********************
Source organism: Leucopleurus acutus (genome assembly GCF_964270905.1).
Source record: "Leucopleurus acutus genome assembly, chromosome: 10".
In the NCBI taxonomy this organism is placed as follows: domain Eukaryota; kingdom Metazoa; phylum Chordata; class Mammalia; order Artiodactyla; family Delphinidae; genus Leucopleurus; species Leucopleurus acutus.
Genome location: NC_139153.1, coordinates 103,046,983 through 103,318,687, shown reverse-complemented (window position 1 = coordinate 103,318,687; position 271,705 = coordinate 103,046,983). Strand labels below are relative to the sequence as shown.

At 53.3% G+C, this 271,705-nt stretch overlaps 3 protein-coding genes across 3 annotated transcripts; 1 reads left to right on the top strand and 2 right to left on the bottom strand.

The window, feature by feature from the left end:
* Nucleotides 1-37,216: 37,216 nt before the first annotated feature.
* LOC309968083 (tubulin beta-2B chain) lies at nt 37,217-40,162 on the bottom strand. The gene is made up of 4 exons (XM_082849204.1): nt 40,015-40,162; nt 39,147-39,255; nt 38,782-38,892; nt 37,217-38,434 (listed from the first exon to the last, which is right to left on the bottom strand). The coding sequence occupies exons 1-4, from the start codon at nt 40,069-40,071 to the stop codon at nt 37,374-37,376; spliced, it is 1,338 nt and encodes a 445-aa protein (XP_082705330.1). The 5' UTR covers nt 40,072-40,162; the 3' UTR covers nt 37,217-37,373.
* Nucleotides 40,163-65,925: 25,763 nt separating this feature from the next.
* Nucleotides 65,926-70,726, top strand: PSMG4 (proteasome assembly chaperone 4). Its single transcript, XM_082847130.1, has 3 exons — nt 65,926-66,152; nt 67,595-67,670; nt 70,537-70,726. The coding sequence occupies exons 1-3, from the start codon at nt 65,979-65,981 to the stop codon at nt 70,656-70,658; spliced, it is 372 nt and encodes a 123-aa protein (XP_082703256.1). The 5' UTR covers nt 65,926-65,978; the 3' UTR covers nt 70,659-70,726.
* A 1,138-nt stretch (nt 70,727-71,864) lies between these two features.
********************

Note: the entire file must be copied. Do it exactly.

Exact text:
Source organism: Leucopleurus acutus (genome assembly GCF_964270905.1).
Source record: "Leucopleurus acutus genome assembly, chromosome: 10".
In the NCBI taxonomy this organism is placed as follows: domain Eukaryota; kingdom Metazoa; phylum Chordata; class Mammalia; order Artiodactyla; family Delphinidae; genus Leucopleurus; species Leucopleurus acutus.
Genome location: NC_139153.1, coordinates 103,046,983 through 103,318,687, shown reverse-complemented (window position 1 = coordinate 103,318,687; position 271,705 = coordinate 103,046,983). Strand labels below are relative to the sequence as shown.

At 53.3% G+C, this 271,705-nt stretch overlaps 3 protein-coding genes across 3 annotated transcripts; 1 reads left to right on the top strand and 2 right to left on the bottom strand.

The window, feature by feature from the left end:
* Nucleotides 1-37,216: 37,216 nt before the first annotated feature.
* LOC309968083 (tubulin beta-2B chain) lies at nt 37,217-40,162 on the bottom strand. The gene is made up of 4 exons (XM_082849204.1): nt 40,015-40,162; nt 39,147-39,255; nt 38,782-38,892; nt 37,217-38,434 (listed from the first exon to the last, which is right to left on the bottom strand). The coding sequence occupies exons 1-4, from the start codon at nt 40,069-40,071 to the stop codon at nt 37,374-37,376; spliced, it is 1,338 nt and encodes a 445-aa protein (XP_082705330.1). The 5' UTR covers nt 40,072-40,162; the 3' UTR covers nt 37,217-37,373.
* Nucleotides 40,163-65,925: 25,763 nt separating this feature from the next.
* Nucleotides 65,926-70,726, top strand: PSMG4 (proteasome assembly chaperone 4). Its single transcript, XM_082847130.1, has 3 exons — nt 65,926-66,152; nt 67,595-67,670; nt 70,537-70,726. The coding sequence occupies exons 1-3, from the start codon at nt 65,979-65,981 to the stop codon at nt 70,656-70,658; spliced, it is 372 nt and encodes a 123-aa protein (XP_082703256.1). The 5' UTR covers nt 65,926-65,978; the 3' UTR covers nt 70,659-70,726.
* A 1,138-nt stretch (nt 70,727-71,864) lies between these two features.